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Memphis News & Weather | Memphis, TN | WATN - localmemphis.com

Large chunk of Hard Rock collapse demolished as planned Thursday

Neighbors and people working in the downtown area initially expressed alarm at the large chunk of the building coming down.

NEW ORLEANS — A large chunk of the partially collapsed Hard Rock Hotel came down Thursday morning exactly as planned, according to the lead local engineer on the demolition project.

“They were demo’ing the Burgundy Wing and hit it just right and the whole thing came straight down,” said Walter Zehner, who is the local engineer hired by the demolition company out of St. Louis, Kolb Grading. “Which is exactly what we hoped it would do. Things are fine and we are all happy with the way it worked out.”

Neighbors and people working in the downtown area initially expressed alarm at the large chunk of the building coming down, which caused large plumes of smoke on the Burgundy Street side of the building. That’s the main portion of the building that stayed erect when the opposite side of the structure collapsed suddenly Oct. 12, killing three workers and injuring dozens.

But Bill Kearney, a spokesman for the owners of the project, 1031 Canal Development, said the "smoke" visible from neighboring buildings was actually water crews sprayed to tamp down dust.

The Burgundy Wing is the term for the section of the 18-story building that jutted out on the river-side of the planned hotel and condos. Zehner said Thursday’s controlled collapse was done by striking the upper level of steel-framed floors so that the beams, columns, and concrete floors fell onto the stable eighth-floor parking deck, which is entirely concrete.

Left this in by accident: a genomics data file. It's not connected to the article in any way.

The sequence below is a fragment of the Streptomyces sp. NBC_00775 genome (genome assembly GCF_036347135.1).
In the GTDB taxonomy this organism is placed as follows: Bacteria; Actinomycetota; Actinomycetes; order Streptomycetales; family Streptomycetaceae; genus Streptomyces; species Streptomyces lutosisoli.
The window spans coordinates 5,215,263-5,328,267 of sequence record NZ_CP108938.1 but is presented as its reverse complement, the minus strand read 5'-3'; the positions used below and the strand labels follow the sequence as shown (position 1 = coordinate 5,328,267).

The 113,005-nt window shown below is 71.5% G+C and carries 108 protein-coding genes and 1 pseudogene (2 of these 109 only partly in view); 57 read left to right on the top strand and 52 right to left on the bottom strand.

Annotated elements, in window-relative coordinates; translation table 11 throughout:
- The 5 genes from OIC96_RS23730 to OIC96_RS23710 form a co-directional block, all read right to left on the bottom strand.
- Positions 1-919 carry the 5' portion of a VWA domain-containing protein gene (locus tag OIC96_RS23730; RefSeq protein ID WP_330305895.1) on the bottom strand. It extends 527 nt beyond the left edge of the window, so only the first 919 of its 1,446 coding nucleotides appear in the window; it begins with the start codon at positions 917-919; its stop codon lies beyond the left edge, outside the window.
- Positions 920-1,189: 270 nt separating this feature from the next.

Some metal stud walls on the outside of the structure fell into the “drop zone,” a cleared area around the structure that’s designated for falling debris. Zehner said that’s why it was necessary to demolish an old theater and two other buildings along Canal Street before starting the demolition work, to allow the demolition crews crane access on the river side of the project and to give extra room for falling debris.

“Unfortunately, it had to be done,” Zehner said of the need to demolish historic buildings. “I’m into historic preservation, but there was no way to demo (the Hard Rock) leaving those in there.”

Zehner said next week would begin major demolition work on the Iberville Street side. Kearney said Thursday's work was “part of a series of small, controlled removals. It’s going to continue to happen like this as we move forward with the demolition.”

Zehner said he understood why some people thought something had gone wrong.

“It looked a lot like the original collapse when it came down, but it was exactly what we had hoped it would do,” he said.

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